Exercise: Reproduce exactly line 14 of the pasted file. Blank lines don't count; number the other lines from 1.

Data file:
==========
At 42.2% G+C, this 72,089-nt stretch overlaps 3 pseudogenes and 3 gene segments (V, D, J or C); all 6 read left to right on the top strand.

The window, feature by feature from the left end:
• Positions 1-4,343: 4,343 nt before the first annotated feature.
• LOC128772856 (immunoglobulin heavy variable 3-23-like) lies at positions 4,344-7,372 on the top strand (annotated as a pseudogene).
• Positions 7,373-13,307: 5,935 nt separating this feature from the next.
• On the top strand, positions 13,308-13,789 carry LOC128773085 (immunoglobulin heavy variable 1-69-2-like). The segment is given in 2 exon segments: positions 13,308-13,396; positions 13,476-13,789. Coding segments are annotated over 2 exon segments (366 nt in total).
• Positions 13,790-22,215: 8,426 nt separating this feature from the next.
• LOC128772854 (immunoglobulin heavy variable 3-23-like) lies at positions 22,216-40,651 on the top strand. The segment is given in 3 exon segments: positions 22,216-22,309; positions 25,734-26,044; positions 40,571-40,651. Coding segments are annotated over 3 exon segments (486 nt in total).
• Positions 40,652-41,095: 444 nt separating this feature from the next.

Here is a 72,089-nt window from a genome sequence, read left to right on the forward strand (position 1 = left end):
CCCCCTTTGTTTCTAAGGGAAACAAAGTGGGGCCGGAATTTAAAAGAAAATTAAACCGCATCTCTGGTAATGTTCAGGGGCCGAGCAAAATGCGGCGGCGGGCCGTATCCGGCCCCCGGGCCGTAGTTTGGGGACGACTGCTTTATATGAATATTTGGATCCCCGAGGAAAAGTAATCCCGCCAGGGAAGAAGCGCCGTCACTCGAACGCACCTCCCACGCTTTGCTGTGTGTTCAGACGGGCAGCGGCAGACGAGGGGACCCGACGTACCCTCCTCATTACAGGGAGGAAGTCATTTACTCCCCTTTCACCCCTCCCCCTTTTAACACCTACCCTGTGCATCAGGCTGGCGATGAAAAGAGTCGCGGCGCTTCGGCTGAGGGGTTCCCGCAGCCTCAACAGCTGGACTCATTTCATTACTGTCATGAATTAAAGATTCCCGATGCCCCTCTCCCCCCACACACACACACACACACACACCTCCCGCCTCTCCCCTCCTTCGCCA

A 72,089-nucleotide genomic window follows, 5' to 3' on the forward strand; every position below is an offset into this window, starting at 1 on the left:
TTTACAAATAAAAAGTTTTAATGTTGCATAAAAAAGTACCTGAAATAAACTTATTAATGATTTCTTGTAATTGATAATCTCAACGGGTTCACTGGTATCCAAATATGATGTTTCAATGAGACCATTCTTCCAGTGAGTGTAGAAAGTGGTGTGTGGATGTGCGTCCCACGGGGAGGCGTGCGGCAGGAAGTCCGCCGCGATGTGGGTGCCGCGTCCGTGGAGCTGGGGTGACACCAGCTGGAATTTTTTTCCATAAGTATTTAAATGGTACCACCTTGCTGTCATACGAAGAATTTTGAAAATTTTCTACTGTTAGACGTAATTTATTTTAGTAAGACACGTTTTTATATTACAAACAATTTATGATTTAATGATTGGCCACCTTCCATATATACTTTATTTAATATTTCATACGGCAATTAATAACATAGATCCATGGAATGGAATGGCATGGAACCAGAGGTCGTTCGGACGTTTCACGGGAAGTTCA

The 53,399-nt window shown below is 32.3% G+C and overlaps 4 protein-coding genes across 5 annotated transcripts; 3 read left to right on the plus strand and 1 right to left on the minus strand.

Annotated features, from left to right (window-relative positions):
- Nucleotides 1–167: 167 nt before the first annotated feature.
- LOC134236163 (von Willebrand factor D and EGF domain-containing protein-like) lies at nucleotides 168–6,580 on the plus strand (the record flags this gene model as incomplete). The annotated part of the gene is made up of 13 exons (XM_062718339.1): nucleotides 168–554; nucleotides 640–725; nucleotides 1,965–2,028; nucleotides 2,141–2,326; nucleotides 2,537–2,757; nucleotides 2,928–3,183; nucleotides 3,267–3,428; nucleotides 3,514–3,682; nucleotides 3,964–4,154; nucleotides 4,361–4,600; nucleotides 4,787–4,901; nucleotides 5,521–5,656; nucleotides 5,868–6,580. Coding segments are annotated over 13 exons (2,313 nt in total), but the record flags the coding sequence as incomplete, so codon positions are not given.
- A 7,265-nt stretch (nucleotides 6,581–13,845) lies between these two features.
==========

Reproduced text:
The 53,399-nt window shown below is 32.3% G+C and overlaps 4 protein-coding genes across 5 annotated transcripts; 3 read left to right on the plus strand and 1 right to left on the minus strand.